Coalition MP Andrew Wallace has described to federal Parliament his shock at finding out his daughter was gay.
The Queensland backbencher is a staunch Catholic, goes to church most Sundays and even joined a monastery in his late teens.
“About three years ago our daughter told my wife and I that she was attracted to women – that she had a girlfriend,” Mr Wallace told Parliament on Tuesday, during the debate on the bill to legalise same-sex marriage.
“My wife [Leonie] and I were shocked. Probably more me than my wife. I didn’t know what to say.”
For most of his adult life, Mr Wallace had shared the Catholic view that marriage is between a man and a woman. But the revelation that his daughter was gay, ultimately convinced the MP to vote in favour of same-sex marriage.
“Homosexuality went against what I had been taught to believe for many years. How could this be happening? How could this be happening to me, to our family?”, he posited.
His daughter Caroline, now 22, struggled with mental illness, diagnosed with anorexia and bulimia at 10 and suffering throughout her teenage years.
Caroline had boyfriends growing up, but told her father “it never felt quite right”, and she felt she could not tell her parents because she thought they would not approve.
“She said she had always secretly been attracted to women and I’m sure this internal conflict would have, in some part, at least exacerbated her mental state,” Mr Wallace told Parliament.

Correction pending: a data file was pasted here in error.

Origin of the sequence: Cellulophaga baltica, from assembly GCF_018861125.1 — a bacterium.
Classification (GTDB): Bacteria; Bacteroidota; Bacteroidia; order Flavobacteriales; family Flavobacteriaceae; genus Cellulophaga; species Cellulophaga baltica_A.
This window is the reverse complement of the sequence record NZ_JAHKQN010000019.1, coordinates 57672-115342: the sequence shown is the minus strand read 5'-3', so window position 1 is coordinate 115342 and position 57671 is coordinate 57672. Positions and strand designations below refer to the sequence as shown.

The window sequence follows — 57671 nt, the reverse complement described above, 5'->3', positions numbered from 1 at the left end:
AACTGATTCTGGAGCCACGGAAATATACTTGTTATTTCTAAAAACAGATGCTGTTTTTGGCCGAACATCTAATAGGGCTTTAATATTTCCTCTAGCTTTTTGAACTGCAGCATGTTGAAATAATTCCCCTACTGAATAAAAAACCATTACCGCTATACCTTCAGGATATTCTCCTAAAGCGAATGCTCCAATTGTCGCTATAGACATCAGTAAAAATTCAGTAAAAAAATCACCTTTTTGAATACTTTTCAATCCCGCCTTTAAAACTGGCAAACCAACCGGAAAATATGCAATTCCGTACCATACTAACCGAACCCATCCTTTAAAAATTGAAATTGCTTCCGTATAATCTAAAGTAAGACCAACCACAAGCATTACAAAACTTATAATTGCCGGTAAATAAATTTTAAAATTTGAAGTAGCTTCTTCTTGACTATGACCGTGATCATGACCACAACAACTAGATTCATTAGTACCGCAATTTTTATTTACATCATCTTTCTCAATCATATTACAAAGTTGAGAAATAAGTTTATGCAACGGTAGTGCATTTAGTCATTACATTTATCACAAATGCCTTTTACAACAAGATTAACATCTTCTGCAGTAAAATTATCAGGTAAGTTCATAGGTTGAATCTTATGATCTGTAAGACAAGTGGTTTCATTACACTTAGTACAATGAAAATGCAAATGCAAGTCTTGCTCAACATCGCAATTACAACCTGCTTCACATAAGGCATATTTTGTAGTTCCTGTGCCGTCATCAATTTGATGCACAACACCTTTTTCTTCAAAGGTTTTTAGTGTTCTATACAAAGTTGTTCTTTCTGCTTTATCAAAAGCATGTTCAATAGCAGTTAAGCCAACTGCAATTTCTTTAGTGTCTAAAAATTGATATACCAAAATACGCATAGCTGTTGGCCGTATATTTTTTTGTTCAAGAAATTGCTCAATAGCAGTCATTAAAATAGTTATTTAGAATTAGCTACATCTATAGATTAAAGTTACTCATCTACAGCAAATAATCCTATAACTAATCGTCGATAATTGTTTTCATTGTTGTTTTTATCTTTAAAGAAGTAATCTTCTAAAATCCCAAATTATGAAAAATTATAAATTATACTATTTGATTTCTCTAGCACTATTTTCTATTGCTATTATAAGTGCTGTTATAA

“I don’t think her mental health issues were caused by her same-sex attraction, but I certainly think that internal struggle she was suffering through couldn’t have helped her,” he said.
Mr Wallace said his daughter was now in a much healthier and happier place.
“She has a terrific job and a wonderful partner who our family love very much.”
Andrew Wallace in conversation with the ABC
Caroline offered her father a poignant parallel during their initial discussion about her sexuality.
“She said, ‘Dad, in the years to come, my generation will look back and judge your generation about how you deal with the issue of homosexuality’,” he told MPs.
“In the same way your generation considered your parents’ generation in the way they dealt with our indigenous people.”
While Mr Wallace will support same-sex marriage, he is among the Coalition MPs who wants to see greater religious protections built into the bill.
“In this country, we do not discriminate against someone because of the colour of their skin, their religion, nor their place of birth,” he said.
“In law, we are all created equally. And so we ought not in law discriminate against a person by virtue of their sexual preference.”
Mrs Wallace was also in Canberra to watch her husband’s speech.
“I don’t understand parents who turn their backs on their kids because they have a different way of living to what the parents expect,” she told the ABC.
“She’s my child and I will love her no matter what.”
– with AAP